Residential Solar - Passive Systems-Design:
Taking advantage of the sun's energy through passive means is not new. Ancient civilizations understood how to orient their buildings to help maximize the potential heat input from the sun in cold seasons and how to shade or block the sun in the warm/hot seasons. Anyone who ever grabbed a steering wheel on a hot summer day can attest to the fact that the sun can make objects quite hot.
We are fortunate to live in the era when passive solar design drawings and details are readily available from a number of sources (including this website) and to have access to sophisticated software that can optimize the passive solar features of any project. So, let's begin with passive solar fundamentals and proceed from there:
Direct-Gain Passive Solar
Direct gain passive solar can be as simple as orienting the windows on a building toward the South (Northern Hemisphere) to let the sun shine in during the winter months. An overhang can be designed to block the sun's rays in the summer months, thus adding heat when needed and blocking sunlight when no additional heating is required. The addition of a masonry (dense) material, such as brick, stone, tile or concrete, can help store the sun's heat for a certain length of time that is actually calculable using simple mathematic formulas.
Basically, the thicker the material the longer it takes for the heat energy to pass through. Also, thicker materials store more of the heat energy and will release it at lower temperatures. The nearby graphics depict both direct and indirect gain options for passive solar.
There are several other options to take advantage of passive solar energy that are covered much more extensively in the books and websites listed at the end of this article. There are also a few items to look out for when incorporating passive solar features into any building so please be careful that you don't:
- Install too much overhead glass (glazing) without consideration of summer shading options - It is relatively easy to overheat a building and not so easy to cool it back down. Plus, adding to an air conditioning load can certainly increase summer cooling bills with little offsetting benefits for winter heating boost. If you want to install skylights or overhead glazing for daylighting purposes then please consider the use of a tubular skylight or similar device that brings in light without the corresponding heat energy.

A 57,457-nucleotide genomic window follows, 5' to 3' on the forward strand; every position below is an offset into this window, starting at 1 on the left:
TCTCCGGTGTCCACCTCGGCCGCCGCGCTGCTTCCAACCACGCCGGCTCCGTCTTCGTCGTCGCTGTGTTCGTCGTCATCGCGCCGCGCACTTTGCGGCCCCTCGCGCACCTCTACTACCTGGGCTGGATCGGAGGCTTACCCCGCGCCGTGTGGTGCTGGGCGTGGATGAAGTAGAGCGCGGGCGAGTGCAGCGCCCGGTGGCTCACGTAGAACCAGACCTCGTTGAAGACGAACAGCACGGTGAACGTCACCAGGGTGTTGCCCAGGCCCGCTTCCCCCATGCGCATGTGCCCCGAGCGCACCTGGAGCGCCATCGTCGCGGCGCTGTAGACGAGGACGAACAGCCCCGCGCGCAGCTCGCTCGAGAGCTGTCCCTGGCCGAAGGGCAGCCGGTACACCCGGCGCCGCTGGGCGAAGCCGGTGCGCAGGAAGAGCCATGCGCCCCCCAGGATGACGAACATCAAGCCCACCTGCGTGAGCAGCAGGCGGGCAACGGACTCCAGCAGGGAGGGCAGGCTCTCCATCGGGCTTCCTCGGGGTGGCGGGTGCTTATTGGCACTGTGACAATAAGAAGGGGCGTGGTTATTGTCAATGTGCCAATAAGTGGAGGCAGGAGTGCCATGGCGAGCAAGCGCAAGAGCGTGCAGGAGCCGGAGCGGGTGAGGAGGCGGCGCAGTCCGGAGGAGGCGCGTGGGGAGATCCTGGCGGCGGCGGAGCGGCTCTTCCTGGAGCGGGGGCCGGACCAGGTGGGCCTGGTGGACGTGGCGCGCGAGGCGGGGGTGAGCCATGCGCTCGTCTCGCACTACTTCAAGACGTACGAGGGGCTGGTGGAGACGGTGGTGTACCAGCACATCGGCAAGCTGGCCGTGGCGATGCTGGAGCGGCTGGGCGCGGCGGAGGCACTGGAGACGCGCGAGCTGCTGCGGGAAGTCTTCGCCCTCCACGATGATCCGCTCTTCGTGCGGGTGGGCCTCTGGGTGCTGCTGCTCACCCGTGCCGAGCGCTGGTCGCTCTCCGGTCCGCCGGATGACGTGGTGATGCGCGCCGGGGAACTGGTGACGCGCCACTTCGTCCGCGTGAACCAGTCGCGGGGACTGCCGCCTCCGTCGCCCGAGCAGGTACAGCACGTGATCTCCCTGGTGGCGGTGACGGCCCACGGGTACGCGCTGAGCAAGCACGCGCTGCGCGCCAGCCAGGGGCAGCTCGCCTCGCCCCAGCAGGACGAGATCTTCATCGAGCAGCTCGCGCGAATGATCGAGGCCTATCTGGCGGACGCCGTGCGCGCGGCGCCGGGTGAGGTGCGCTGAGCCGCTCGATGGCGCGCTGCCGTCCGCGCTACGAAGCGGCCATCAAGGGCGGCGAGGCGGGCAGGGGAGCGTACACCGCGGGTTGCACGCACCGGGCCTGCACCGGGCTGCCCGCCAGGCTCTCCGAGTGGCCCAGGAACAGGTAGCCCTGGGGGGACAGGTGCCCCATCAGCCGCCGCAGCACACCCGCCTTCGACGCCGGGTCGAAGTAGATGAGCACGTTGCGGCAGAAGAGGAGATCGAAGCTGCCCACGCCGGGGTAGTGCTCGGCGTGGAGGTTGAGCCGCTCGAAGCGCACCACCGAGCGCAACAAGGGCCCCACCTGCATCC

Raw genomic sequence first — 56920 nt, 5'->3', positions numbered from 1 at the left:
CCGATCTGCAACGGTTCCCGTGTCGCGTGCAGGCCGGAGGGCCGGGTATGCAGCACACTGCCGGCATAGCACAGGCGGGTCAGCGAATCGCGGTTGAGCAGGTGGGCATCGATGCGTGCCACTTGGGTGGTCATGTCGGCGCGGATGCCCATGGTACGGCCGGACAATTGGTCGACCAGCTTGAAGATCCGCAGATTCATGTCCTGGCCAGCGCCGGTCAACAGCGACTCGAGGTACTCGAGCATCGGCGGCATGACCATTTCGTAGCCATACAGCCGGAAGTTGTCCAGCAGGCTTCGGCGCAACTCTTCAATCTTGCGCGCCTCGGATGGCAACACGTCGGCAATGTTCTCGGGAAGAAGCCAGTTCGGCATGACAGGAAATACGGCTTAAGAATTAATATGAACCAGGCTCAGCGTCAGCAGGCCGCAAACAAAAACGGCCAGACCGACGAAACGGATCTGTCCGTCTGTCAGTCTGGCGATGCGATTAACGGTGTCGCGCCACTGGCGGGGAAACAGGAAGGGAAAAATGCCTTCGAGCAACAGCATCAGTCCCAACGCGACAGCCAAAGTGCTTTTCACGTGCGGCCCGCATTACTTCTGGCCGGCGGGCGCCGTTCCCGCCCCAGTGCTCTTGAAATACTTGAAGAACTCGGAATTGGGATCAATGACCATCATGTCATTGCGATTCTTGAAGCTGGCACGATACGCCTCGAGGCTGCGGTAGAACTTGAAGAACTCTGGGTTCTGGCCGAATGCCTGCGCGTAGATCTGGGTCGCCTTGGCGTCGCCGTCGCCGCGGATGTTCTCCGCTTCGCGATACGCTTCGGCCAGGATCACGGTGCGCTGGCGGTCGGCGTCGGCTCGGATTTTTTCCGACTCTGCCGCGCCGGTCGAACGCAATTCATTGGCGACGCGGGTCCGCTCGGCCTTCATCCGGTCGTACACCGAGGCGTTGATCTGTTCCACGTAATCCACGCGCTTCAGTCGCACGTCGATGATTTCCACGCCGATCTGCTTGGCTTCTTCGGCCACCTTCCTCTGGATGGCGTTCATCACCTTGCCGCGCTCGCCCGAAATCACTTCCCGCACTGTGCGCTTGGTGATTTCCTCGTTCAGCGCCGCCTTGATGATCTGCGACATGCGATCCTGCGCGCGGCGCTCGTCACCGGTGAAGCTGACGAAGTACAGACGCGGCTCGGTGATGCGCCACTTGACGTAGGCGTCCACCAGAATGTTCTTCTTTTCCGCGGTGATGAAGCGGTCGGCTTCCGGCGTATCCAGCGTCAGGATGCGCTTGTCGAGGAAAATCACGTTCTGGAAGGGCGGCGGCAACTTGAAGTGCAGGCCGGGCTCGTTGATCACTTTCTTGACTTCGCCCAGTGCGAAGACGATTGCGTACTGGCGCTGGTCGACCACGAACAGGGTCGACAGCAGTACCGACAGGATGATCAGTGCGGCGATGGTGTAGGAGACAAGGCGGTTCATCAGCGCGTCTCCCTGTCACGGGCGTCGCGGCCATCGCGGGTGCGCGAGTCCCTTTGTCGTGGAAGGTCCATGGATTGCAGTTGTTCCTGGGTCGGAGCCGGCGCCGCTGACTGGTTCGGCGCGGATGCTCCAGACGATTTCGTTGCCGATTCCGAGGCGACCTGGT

- Add vertical glass (glazing) without consideration of appropriate overhangs - Older solar energy books tend to showcase solar homes with extensive amounts of vertical, south-facing glass and little or no overhangs. This type of design does lend itself to maximum amounts of winter sun but also allows the summer sun to enter as well, forcing the cooling system(s) to work overtime and negate any benefits you may have received from the boost in winter heat energy. Remember that you are trying to strive a balance in your design that reduces your winter-time heating bills without seriously impacting your summer cooling bills. These factors can be adjusted depending upon your geographic location and climate zone but they basically hold true no matter where you build.
|Recommending books and other references is not something we do very often at DesignCharrette.com but there are a few exceptions. The book entitled; "The Solar House: Passive Heating and Cooling" by Dan Chiras is a relatively new and affordable reference for passive solar design considerations. Mr. Chiras has written over 25 books, including textbooks, that primarily focus on renewable energy, sustainable design & construction and natural non-toxic materials. We feel this book should prove helpful to you.|